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For more than 12 years I have had the privilege of teaching music to students of diverse ages, levels of experience, and backgrounds.  As a conductor and educator I have worked in private studios, schools of music, public classrooms, and orchestra halls; with material ranging from early childhood music to tonal theory, and solo guitar repertoire to symphonic and operatic masterworks.  My private students have been invited to regional music festivals and offered admission to the Oberlin and San Francisco conservatories.  I served as Assistant Conductor of the Richmond Symphony Youth Orchestra for two seasons, and I now conduct the Campus Maroon, Gold, and String Orchestras at the University of Minnesota, where I am also an Assistant Conductor for University Symphony Orchestra and University Opera Theater.


Mastering music performance requires more than practice - it requires the integration of mental, aural, and physical comprehension. That is to say, the student must understand where the music comes from and how is built, be able to hear it internally, and be able to sing and play it with accuracy and expression.  No one element stands alone - all are interdependent.  Additionally, in an ensemble setting, students must learn to listen and lead simultaneously, from whatever chair they occupy. In this way, the study of music also encourages cognitive development, the ability to listen and communicate effectively, cultural awareness, and an intuitive understanding of what it means to be part of a community.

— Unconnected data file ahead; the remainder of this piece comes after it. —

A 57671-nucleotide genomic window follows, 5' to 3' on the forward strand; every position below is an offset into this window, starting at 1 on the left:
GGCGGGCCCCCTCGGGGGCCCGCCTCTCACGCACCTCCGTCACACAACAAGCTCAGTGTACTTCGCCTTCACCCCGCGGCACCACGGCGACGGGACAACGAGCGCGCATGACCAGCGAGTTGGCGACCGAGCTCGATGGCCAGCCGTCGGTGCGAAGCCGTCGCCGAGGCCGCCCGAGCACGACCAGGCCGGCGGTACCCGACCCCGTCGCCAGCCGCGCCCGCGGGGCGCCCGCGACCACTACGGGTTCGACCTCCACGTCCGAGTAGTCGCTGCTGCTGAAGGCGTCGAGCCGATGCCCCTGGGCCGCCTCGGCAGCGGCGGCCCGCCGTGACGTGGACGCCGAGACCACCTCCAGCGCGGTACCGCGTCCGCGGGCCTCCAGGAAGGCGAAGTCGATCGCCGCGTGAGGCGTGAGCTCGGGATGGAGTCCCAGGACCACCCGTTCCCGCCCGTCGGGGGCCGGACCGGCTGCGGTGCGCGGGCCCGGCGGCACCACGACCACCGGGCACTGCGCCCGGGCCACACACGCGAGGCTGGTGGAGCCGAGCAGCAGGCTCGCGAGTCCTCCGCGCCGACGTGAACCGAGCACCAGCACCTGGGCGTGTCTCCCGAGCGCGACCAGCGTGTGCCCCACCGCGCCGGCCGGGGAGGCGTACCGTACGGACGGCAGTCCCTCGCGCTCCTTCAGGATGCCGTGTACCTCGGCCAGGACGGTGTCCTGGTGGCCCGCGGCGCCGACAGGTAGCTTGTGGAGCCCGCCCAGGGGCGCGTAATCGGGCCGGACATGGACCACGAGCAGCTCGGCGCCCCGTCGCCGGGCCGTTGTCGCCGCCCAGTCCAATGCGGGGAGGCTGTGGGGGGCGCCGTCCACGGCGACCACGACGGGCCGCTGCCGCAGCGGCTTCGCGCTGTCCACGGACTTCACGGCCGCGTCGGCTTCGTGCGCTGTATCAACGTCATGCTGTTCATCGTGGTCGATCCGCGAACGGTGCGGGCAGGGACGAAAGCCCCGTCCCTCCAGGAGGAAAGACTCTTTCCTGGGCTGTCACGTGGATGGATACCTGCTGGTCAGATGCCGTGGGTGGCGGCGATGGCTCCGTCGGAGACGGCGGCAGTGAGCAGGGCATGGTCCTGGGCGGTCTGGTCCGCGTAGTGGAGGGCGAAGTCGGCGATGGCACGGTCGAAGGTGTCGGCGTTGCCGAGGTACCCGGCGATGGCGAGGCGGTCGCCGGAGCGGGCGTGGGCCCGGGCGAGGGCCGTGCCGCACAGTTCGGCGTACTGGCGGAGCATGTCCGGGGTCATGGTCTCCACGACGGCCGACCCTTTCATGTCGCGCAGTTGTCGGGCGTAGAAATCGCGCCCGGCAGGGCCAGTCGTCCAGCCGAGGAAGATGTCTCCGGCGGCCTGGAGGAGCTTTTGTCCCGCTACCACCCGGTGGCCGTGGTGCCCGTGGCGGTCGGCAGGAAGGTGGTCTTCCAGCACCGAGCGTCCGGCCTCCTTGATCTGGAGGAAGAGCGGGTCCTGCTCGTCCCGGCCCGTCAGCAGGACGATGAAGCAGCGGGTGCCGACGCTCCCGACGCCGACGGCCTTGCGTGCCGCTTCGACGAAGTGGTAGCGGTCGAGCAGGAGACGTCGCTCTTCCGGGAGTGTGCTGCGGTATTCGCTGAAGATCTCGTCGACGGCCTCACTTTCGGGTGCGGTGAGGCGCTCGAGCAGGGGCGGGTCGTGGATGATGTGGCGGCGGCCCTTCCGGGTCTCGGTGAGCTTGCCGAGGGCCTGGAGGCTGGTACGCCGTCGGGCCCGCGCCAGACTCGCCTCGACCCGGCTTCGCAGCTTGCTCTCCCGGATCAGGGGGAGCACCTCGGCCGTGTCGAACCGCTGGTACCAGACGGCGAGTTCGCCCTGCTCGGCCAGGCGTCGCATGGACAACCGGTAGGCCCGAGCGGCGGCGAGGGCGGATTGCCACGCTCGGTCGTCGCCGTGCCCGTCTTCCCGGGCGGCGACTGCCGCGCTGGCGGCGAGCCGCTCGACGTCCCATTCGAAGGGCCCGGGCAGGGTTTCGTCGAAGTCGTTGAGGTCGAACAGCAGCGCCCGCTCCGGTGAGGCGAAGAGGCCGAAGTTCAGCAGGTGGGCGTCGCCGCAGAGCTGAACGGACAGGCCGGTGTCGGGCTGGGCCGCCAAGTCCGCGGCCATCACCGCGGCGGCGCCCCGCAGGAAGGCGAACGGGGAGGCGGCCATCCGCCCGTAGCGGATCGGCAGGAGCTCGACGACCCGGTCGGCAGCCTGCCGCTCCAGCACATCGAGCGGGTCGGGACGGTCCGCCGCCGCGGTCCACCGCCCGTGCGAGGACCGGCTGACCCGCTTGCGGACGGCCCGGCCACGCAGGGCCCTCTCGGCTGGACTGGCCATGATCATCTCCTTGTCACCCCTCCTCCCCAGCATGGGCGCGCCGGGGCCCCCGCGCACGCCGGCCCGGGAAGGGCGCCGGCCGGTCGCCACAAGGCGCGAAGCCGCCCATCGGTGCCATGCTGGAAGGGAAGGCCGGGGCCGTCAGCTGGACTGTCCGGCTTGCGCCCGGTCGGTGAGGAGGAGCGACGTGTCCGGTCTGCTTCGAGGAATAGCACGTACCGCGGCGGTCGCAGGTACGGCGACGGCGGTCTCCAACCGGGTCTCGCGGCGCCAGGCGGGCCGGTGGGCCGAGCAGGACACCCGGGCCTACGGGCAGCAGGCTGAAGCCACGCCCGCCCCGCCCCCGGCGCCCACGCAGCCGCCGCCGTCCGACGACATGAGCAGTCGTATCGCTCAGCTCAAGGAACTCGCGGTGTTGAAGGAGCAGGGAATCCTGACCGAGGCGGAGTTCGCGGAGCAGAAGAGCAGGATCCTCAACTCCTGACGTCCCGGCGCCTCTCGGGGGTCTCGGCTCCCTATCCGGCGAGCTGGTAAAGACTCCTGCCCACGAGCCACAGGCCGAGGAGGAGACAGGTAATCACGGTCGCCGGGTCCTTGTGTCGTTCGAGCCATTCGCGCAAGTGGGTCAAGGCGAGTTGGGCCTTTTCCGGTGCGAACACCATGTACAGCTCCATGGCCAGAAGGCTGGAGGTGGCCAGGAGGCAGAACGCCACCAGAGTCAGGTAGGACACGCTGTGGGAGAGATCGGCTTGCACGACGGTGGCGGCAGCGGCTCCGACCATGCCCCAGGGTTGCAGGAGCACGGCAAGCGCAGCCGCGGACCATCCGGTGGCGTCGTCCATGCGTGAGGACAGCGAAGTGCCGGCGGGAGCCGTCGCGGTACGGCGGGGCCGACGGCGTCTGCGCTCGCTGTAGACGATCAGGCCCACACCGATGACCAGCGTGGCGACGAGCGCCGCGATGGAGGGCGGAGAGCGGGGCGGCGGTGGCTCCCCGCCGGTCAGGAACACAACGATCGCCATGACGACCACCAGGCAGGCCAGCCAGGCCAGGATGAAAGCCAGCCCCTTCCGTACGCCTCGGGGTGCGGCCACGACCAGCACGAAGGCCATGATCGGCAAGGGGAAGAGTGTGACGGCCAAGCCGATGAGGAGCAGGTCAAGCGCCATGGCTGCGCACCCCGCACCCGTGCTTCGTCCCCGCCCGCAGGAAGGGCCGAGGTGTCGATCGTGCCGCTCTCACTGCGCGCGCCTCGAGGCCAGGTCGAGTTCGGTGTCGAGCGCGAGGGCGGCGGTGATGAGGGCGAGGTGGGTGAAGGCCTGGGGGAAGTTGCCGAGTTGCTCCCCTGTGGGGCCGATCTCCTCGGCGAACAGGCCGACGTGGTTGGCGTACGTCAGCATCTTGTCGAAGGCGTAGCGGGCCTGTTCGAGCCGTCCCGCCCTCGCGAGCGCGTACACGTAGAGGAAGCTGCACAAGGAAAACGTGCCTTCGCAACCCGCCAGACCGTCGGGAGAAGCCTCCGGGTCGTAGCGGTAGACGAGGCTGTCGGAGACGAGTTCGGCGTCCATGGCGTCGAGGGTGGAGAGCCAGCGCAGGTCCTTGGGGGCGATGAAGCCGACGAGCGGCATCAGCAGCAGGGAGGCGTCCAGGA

With this philosophy in mind, I emphasize disciplined practice, technical exercise, listening, the ability to sing what we play, an understanding of music theory and history as it relates to the student’s repertoire, regular performance, and the involvement of parents and peers in the learning process. 

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